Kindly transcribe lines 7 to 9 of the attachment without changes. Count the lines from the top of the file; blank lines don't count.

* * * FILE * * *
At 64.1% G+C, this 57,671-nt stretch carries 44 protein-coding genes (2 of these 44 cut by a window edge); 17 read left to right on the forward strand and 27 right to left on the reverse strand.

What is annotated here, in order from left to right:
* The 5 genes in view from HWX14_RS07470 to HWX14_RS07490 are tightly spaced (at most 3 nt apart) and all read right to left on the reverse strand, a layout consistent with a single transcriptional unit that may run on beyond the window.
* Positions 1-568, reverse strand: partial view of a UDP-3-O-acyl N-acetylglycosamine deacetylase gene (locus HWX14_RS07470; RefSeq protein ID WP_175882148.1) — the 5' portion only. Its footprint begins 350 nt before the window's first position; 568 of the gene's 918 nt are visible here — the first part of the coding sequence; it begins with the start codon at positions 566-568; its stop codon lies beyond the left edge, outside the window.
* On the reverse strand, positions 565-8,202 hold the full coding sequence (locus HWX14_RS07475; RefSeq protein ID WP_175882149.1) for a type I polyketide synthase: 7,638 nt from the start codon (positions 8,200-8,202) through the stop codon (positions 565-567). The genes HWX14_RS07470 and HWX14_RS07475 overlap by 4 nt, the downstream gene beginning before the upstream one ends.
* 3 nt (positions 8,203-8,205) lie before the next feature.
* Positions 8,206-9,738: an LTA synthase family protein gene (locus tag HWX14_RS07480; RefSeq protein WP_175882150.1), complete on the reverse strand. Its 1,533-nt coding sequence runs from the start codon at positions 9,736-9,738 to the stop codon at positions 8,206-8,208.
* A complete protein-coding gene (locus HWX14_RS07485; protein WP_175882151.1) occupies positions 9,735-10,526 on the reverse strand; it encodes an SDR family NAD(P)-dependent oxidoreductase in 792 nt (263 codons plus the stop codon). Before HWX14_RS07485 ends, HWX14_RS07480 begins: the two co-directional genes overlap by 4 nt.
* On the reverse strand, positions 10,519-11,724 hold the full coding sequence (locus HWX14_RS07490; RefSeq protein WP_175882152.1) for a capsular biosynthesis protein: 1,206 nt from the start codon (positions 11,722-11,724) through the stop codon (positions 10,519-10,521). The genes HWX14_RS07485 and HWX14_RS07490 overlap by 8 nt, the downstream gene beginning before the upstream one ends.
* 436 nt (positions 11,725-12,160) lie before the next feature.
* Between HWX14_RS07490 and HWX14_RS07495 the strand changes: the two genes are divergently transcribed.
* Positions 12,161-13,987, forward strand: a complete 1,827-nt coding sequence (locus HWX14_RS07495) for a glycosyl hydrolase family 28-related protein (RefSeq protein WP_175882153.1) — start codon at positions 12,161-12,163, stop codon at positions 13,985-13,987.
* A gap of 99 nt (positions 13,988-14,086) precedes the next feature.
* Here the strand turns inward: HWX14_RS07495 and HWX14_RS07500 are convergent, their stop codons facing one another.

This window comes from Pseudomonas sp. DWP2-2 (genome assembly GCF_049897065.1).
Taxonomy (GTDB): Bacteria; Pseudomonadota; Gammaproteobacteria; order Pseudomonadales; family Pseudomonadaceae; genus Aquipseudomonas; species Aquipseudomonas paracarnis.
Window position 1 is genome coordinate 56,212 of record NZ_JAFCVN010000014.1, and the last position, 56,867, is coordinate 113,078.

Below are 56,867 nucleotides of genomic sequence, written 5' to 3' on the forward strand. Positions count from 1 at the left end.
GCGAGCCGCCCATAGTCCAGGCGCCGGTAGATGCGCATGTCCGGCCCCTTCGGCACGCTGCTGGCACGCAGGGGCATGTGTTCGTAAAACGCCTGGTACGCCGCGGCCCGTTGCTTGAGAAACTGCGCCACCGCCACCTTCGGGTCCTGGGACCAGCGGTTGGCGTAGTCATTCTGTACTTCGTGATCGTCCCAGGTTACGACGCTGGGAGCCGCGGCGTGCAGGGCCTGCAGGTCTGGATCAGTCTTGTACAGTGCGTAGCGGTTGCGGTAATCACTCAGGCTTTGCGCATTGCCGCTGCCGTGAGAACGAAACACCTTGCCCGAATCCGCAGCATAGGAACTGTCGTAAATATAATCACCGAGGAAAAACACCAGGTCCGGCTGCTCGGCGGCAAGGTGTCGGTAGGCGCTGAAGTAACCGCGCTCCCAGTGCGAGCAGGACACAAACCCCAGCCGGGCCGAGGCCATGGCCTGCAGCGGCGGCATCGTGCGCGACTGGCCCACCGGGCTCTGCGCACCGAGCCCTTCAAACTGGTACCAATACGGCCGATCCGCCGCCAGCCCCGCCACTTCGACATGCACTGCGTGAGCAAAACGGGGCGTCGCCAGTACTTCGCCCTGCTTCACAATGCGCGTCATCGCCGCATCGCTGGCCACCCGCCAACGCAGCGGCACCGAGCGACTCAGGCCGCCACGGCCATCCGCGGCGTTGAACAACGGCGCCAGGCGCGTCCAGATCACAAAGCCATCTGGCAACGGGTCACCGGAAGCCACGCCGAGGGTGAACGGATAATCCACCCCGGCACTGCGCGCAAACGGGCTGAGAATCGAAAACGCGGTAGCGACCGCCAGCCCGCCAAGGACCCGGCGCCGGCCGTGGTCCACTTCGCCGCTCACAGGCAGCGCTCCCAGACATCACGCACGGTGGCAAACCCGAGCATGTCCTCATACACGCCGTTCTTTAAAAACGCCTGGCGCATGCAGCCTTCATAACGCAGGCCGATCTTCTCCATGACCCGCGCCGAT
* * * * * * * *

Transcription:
* Positions 8,206-9,738: an LTA synthase family protein gene (locus tag HWX14_RS07480; RefSeq protein WP_175882150.1), complete on the reverse strand. Its 1,533-nt coding sequence runs from the start codon at positions 9,736-9,738 to the stop codon at positions 8,206-8,208.
* A complete protein-coding gene (locus HWX14_RS07485; protein WP_175882151.1) occupies positions 9,735-10,526 on the reverse strand; it encodes an SDR family NAD(P)-dependent oxidoreductase in 792 nt (263 codons plus the stop codon). Before HWX14_RS07485 ends, HWX14_RS07480 begins: the two co-directional genes overlap by 4 nt.
* On the reverse strand, positions 10,519-11,724 hold the full coding sequence (locus HWX14_RS07490; RefSeq protein WP_175882152.1) for a capsular biosynthesis protein: 1,206 nt from the start codon (positions 11,722-11,724) through the stop codon (positions 10,519-10,521). The genes HWX14_RS07485 and HWX14_RS07490 overlap by 8 nt, the downstream gene beginning before the upstream one ends.